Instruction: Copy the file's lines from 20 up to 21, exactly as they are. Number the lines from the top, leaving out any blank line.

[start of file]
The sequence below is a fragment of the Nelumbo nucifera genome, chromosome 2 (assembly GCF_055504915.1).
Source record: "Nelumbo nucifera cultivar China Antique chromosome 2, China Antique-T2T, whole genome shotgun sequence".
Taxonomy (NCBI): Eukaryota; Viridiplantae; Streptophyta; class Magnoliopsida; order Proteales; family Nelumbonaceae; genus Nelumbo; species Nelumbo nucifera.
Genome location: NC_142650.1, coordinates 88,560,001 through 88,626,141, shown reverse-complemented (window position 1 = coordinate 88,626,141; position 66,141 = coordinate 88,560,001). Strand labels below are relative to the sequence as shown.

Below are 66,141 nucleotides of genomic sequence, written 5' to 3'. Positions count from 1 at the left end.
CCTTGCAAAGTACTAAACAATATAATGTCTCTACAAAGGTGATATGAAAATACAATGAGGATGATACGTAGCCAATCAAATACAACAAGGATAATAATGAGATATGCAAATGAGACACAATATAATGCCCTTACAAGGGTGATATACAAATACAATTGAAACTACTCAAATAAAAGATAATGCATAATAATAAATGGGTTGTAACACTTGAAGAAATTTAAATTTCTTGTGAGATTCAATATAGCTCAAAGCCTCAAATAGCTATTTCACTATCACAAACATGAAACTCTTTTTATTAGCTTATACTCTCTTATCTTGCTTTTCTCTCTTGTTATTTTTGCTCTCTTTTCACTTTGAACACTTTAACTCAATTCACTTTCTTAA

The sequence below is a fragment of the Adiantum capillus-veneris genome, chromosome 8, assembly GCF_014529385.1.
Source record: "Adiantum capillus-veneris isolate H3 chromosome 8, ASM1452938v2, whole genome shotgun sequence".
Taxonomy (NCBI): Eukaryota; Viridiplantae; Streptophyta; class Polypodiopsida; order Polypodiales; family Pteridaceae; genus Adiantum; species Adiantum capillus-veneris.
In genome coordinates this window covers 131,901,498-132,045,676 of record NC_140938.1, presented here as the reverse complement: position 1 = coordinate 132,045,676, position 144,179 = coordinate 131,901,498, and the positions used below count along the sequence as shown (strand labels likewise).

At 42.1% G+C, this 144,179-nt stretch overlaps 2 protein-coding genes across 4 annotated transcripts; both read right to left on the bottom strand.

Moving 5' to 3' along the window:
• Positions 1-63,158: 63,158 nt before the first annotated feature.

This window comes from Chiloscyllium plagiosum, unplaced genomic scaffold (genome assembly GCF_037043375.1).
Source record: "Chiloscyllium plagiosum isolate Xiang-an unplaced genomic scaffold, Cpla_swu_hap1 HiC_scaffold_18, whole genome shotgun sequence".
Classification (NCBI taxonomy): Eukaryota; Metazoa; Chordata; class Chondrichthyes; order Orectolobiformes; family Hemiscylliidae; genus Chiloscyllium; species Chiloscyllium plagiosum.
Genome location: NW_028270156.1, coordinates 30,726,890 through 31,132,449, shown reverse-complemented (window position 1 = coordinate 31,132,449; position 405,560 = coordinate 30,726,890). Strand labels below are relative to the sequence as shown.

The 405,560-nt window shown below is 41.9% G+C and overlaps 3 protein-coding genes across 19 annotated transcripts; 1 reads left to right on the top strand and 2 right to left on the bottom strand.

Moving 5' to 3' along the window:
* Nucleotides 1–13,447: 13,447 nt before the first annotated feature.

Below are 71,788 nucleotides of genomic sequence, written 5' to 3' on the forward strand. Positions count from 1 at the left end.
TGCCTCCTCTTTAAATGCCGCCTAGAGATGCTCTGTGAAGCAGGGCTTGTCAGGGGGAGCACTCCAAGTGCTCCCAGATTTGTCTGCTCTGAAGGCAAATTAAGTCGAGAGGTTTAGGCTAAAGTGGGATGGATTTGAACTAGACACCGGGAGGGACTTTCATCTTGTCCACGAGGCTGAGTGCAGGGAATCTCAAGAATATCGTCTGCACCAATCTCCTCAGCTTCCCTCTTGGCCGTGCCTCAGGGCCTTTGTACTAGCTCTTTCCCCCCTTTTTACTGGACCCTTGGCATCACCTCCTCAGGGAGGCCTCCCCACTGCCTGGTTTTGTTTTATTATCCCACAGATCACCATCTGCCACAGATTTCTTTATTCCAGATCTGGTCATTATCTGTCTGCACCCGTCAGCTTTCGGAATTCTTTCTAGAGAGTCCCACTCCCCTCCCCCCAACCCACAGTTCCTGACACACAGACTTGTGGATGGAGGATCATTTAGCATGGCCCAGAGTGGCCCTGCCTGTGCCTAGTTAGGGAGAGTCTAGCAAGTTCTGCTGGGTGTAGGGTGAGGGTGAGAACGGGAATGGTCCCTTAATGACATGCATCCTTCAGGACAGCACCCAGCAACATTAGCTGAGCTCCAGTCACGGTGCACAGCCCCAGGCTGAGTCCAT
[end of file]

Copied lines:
* Nucleotides 1–13,447: 13,447 nt before the first annotated feature.

Below are 71,788 nucleotides of genomic sequence, written 5' to 3' on the forward strand. Positions count from 1 at the left end.